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When I was in the 6th Grade, I went on a school sponsored camping trip with my classmates. It was kind of like an immersive science lesson. The trip was chaperoned by our science teacher, homeroom teacher and language arts teacher, and there were sixteen of us in my class. It was a really small private school in the city and I guess they felt like we needed to get out and experience nature first hand.
Their solution was to take us out into central Pennsylvania to a campsite called The Sanctuary. It was actually a hawk sanctuary and it was really beautiful. There were trees and mountains for miles and miles. We went on hikes, studied trees and birds and learned basic survival (camping) skills.
The best part of the trip was that we all got to sleepover in cabins and make s’mores and wear street clothes. By street clothes I mean jeans and sweatshirts and baseball caps. We had to wear uniforms to school, and wearing jeans to a school function felt strangely rebellious.
We stayed two nights and I was really scared of the dark. Actually I still am, and darkness in the wilderness is much different than the “dark” of the city. I remember having a hard time falling asleep because it was just so dark and the cabins were more like wooden platforms with an arched roof, open on each end. We had mosquito nets and bunk beds, and there was just woods all around. I seemed to be the only one who had a problem with it so I didn’t say anything.
I forced myself to close my eyes and I felt somehow a little bit more secure with the net. It really didn’t make any sense because it was only protective against tiny insects, but I felt like I had a shield somehow. I didn’t get much sleep the first night and every time I heard a stick crack outside I jolted awake.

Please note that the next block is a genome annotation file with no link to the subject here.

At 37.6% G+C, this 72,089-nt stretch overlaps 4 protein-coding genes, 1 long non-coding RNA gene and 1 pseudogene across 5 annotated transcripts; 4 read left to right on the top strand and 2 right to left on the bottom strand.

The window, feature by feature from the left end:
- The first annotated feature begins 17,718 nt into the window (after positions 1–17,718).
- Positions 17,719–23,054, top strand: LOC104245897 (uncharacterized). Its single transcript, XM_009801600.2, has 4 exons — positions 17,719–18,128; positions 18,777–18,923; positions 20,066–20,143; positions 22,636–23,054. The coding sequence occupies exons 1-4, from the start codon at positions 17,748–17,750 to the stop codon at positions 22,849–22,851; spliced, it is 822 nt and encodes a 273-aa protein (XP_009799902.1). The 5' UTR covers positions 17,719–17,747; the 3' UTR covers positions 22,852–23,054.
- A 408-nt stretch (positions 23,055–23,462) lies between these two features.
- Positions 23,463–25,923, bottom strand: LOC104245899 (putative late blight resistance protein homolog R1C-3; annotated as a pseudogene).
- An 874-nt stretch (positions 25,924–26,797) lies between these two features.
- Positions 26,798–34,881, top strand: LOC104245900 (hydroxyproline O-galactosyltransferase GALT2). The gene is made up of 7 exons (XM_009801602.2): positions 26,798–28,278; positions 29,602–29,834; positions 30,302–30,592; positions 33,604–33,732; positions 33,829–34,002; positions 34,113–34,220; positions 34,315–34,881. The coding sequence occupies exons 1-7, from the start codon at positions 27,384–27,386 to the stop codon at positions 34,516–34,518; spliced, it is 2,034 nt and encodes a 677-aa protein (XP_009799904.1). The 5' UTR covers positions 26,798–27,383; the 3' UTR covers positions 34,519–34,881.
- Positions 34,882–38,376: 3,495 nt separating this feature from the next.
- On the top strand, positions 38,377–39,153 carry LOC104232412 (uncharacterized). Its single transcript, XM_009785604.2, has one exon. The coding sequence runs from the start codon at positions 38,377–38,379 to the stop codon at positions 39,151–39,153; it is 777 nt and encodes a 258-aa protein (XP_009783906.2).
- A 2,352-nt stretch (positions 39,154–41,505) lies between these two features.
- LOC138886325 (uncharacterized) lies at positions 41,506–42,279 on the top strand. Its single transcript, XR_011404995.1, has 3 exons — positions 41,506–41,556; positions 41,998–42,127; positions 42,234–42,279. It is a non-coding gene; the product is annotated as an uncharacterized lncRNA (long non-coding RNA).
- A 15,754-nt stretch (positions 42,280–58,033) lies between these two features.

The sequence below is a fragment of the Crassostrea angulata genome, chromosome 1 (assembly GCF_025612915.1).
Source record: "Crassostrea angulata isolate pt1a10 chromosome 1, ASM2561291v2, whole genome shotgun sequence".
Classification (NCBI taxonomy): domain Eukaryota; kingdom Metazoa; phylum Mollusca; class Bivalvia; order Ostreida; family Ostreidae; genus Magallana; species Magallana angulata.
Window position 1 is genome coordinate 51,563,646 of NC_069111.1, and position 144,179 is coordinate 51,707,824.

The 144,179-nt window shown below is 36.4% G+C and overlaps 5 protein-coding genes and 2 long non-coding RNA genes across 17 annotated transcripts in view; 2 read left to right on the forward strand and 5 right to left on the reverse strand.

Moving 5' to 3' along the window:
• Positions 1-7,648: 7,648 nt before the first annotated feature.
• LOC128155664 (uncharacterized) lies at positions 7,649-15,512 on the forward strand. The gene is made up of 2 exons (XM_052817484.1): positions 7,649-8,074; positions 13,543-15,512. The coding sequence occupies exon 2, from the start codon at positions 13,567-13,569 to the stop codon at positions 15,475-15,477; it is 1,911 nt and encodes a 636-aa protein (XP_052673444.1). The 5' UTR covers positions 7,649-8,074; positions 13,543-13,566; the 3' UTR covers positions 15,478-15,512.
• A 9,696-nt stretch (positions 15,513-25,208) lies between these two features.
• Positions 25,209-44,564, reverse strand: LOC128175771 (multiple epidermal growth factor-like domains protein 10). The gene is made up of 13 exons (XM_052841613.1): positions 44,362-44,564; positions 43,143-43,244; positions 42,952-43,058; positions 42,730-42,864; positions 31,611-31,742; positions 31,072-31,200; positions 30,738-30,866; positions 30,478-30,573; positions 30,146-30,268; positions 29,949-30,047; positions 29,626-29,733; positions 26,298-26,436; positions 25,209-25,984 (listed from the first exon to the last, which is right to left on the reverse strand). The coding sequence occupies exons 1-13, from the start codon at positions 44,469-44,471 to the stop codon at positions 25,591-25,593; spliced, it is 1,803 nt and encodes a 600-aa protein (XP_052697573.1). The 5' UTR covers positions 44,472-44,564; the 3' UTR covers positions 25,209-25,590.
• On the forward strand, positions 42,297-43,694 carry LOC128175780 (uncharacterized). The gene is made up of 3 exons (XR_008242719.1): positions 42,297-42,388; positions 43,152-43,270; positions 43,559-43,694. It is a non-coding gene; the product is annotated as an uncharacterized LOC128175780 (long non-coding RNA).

The second and final night came and everyone was excited about the night hike. The night hike was exactly what it sounds like. We went out for a walk through the woods on a tiny, winding path, only perceptible by the camp guide. He went first and then the teacher and students followed in a single file line, holding hands.
We had to be silent so that we could hear all the sounds of the night. Needless to say, I was terrified. It was kind of exciting, but man, I was scared. I was glad that we were able to hold hands, but I’m talking about a pitch black, middle of nowhere, surrounded by a bunch of other twelve year olds kind of night hike. It was a nightmare waiting to happen.
We walked for a while and a few kids squeaked here and there when strange noises, which were usually chirping sounds, erupted from the darkness around us. I was for sure one of them was a bird. We finally made it to a clearing with a rolling field that stretched about a mile away to another line of pine trees. The moonlight illuminated everything. It cast a bone-white shine over the grass and the ground seemed to shimmer at certain points. It was beautiful and strange. I felt like I was in a dream world. Everyone was silent.